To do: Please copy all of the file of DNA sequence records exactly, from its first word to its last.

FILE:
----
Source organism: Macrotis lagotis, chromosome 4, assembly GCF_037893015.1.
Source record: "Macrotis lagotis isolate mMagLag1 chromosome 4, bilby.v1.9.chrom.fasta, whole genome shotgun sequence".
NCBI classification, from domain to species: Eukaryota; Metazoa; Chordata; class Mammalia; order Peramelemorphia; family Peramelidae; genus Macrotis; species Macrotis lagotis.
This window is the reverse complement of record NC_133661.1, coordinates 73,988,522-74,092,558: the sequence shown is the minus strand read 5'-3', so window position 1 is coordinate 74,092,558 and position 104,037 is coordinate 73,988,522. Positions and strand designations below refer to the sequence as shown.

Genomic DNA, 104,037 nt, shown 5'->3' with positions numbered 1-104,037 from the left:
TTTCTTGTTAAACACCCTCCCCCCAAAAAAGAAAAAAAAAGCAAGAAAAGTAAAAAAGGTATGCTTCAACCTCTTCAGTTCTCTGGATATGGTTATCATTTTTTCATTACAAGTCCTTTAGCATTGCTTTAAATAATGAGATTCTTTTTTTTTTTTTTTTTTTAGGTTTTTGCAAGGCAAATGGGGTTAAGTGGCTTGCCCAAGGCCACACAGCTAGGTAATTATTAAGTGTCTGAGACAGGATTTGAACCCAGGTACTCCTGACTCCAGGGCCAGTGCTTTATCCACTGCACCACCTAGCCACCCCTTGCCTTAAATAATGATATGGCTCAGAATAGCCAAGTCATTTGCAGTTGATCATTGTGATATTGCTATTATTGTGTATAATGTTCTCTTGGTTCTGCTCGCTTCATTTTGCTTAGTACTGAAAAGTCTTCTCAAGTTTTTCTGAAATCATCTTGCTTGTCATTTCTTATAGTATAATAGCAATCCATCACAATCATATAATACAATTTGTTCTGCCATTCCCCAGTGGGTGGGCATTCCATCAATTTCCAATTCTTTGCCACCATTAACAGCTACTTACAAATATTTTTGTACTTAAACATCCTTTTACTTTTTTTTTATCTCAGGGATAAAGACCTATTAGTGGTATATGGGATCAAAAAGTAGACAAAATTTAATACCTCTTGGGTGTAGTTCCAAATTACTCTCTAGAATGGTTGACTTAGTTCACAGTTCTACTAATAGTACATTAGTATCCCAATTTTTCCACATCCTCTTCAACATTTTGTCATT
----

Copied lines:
Source organism: Macrotis lagotis, chromosome 4, assembly GCF_037893015.1.
Source record: "Macrotis lagotis isolate mMagLag1 chromosome 4, bilby.v1.9.chrom.fasta, whole genome shotgun sequence".
NCBI classification, from domain to species: Eukaryota; Metazoa; Chordata; class Mammalia; order Peramelemorphia; family Peramelidae; genus Macrotis; species Macrotis lagotis.
This window is the reverse complement of record NC_133661.1, coordinates 73,988,522-74,092,558: the sequence shown is the minus strand read 5'-3', so window position 1 is coordinate 74,092,558 and position 104,037 is coordinate 73,988,522. Positions and strand designations below refer to the sequence as shown.

Genomic DNA, 104,037 nt, shown 5'->3' with positions numbered 1-104,037 from the left:
TTTCTTGTTAAACACCCTCCCCCCAAAAAAGAAAAAAAAAGCAAGAAAAGTAAAAAAGGTATGCTTCAACCTCTTCAGTTCTCTGGATATGGTTATCATTTTTTCATTACAAGTCCTTTAGCATTGCTTTAAATAATGAGATTCTTTTTTTTTTTTTTTTTTTAGGTTTTTGCAAGGCAAATGGGGTTAAGTGGCTTGCCCAAGGCCACACAGCTAGGTAATTATTAAGTGTCTGAGACAGGATTTGAACCCAGGTACTCCTGACTCCAGGGCCAGTGCTTTATCCACTGCACCACCTAGCCACCCCTTGCCTTAAATAATGATATGGCTCAGAATAGCCAAGTCATTTGCAGTTGATCATTGTGATATTGCTATTATTGTGTATAATGTTCTCTTGGTTCTGCTCGCTTCATTTTGCTTAGTACTGAAAAGTCTTCTCAAGTTTTTCTGAAATCATCTTGCTTGTCATTTCTTATAGTATAATAGCAATCCATCACAATCATATAATACAATTTGTTCTGCCATTCCCCAGTGGGTGGGCATTCCATCAATTTCCAATTCTTTGCCACCATTAACAGCTACTTACAAATATTTTTGTACTTAAACATCCTTTTACTTTTTTTTTATCTCAGGGATAAAGACCTATTAGTGGTATATGGGATCAAAAAGTAGACAAAATTTAATACCTCTTGGGTGTAGTTCCAAATTACTCTCTAGAATGGTTGACTTAGTTCACAGTTCTACTAATAGTACATTAGTATCCCAATTTTTCCACATCCTCTTCAACATTTTGTCATT